@ Stan:  Only have done two runs so far.  I've played in several SR games, this is my first time running it.  I've GMed D&D for about a decade prior to branching out to other games...and SR is differentl to run than D&D in many ways.  Also, when I played, there was no magic.  (Aside from a physical adept, that is.)  So it was a completely new experience.  For me, it is much different to read a rule in comparison to seeing it in game-play.  As far as the runs we've done, the first one was an extraction of a person from a little corp, the second was protection of an individual for a few days.  The second one didn't go well.  I guess it was fine overall, but I felt really frustrated after the game because of the one shot kills.  I had some thoughts on an investigator reading his signature since he didn't erase it as well as the aforementioned jarhead.  But that's really all I had aside from various drones involved in combat.

But I also can't make all my runs anti-shaman either.  That's punishing the player and focusing way too much of my attention at one character.  He has to be able to do his thing sometimes without feeling frustrated, or it won't be fun for him.  A lot of you gave me several ideas on how to keep the game challenging without taking the nerf bat to a player's character.  That's appreciated, so thanks everyone!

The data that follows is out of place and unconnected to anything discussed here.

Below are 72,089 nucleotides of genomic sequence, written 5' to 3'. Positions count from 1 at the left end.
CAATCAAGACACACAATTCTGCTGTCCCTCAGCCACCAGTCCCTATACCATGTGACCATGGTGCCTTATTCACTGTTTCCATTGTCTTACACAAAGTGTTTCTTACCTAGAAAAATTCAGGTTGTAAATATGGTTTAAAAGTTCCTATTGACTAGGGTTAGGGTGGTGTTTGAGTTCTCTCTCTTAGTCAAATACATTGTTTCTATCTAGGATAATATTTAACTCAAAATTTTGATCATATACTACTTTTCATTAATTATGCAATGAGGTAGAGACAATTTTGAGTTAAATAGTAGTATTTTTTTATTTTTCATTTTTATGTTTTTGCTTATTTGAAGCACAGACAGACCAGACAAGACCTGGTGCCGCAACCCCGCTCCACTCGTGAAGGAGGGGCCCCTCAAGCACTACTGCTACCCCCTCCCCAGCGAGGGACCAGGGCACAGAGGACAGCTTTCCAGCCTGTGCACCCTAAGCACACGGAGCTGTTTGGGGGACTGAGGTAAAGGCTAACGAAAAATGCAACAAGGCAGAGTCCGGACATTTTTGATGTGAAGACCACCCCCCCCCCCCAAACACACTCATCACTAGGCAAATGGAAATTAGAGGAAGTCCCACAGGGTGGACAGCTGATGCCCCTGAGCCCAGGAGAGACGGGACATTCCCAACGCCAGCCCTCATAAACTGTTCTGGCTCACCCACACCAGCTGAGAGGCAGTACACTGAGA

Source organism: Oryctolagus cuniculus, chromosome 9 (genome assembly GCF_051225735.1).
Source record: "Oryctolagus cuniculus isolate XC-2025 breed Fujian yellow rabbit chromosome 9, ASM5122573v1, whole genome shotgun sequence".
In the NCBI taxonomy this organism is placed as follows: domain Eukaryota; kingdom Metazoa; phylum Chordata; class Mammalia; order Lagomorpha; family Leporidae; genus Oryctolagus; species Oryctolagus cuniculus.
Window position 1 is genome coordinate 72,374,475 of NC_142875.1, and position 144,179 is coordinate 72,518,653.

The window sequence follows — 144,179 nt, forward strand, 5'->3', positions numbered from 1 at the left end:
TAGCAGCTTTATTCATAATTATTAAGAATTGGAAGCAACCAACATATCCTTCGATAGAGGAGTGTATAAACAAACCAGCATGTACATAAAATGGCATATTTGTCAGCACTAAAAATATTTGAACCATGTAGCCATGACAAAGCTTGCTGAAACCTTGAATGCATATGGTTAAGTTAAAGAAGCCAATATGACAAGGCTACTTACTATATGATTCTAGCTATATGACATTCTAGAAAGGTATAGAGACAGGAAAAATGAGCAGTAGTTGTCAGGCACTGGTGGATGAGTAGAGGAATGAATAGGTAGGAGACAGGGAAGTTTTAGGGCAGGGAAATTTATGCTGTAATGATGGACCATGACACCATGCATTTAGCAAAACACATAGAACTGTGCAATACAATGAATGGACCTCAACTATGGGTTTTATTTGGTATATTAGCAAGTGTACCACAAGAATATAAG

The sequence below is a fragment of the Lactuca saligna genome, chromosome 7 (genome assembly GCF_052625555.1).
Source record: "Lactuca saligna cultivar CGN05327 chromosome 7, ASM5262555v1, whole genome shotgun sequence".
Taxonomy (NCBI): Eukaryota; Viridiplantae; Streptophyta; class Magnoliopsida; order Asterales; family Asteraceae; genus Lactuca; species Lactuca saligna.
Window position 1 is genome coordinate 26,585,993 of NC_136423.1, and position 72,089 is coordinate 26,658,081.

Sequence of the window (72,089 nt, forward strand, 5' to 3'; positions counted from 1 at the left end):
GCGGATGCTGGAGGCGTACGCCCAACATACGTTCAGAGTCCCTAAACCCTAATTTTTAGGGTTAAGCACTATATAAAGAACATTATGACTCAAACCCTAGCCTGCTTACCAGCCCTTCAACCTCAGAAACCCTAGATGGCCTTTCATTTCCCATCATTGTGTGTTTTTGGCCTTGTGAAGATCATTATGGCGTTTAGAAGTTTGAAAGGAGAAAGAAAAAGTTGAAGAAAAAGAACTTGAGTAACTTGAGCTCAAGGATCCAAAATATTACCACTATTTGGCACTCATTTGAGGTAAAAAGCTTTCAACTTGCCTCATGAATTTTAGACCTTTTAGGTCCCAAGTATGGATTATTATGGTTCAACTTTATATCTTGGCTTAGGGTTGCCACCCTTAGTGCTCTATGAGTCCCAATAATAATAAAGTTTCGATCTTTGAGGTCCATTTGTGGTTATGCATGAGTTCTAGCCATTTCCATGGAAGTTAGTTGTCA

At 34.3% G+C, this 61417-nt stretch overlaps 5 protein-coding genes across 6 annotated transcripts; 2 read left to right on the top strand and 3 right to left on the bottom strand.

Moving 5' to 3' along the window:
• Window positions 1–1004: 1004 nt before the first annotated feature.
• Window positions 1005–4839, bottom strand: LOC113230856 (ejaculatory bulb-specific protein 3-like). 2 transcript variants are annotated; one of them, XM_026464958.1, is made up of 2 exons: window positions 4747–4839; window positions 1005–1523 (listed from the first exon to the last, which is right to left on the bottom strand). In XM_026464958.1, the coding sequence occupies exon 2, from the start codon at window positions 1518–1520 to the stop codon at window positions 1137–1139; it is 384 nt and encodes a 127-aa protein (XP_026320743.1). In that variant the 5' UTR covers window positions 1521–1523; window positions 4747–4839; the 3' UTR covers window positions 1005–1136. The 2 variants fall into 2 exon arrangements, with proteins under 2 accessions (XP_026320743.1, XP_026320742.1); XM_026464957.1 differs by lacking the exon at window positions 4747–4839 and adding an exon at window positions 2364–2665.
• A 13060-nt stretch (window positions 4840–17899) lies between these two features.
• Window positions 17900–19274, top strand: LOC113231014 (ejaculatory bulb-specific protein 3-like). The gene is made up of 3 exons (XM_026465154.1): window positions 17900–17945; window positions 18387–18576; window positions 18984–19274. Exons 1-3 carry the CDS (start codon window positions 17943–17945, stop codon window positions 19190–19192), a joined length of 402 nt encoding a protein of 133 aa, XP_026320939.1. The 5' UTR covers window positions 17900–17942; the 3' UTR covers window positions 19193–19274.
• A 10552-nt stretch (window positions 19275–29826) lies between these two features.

Walks Through Walls

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« Reply #14 on: <09-04-10/2040:46> »
@Street Mage:

I agree that when you first start GMing shadowrun magic is the hardest thing to compensate for fairly. I also understand your frustration with the one shot kills. I had a mage in a SR3 game that I ran for a year that became quite powerful and could kill almost anything and not worry about drain.

You can give the opponents some magical backup and you aren't "picking" on the shaman for a good concept, but are making the game more enjoyable for everyone. My players always seem to enjoy the games where they just survived the most. The couple times a player died it was actually at a teammates hands (once the afore mentioned mages hands)

Another possible tactic is a spirit or two that keeps the mage busy while the others have to deal with everything in the real world.

Something else I just thought about was the rules for notority, public awareness and street cred. If the mage keeps nuking everyone let them know that they are getting a reputation for it. This also sets up for when the magic support or mojo comes out in the future that they brought it on themselves.

Glad to hear that the ideas are helping and hope you continue to run games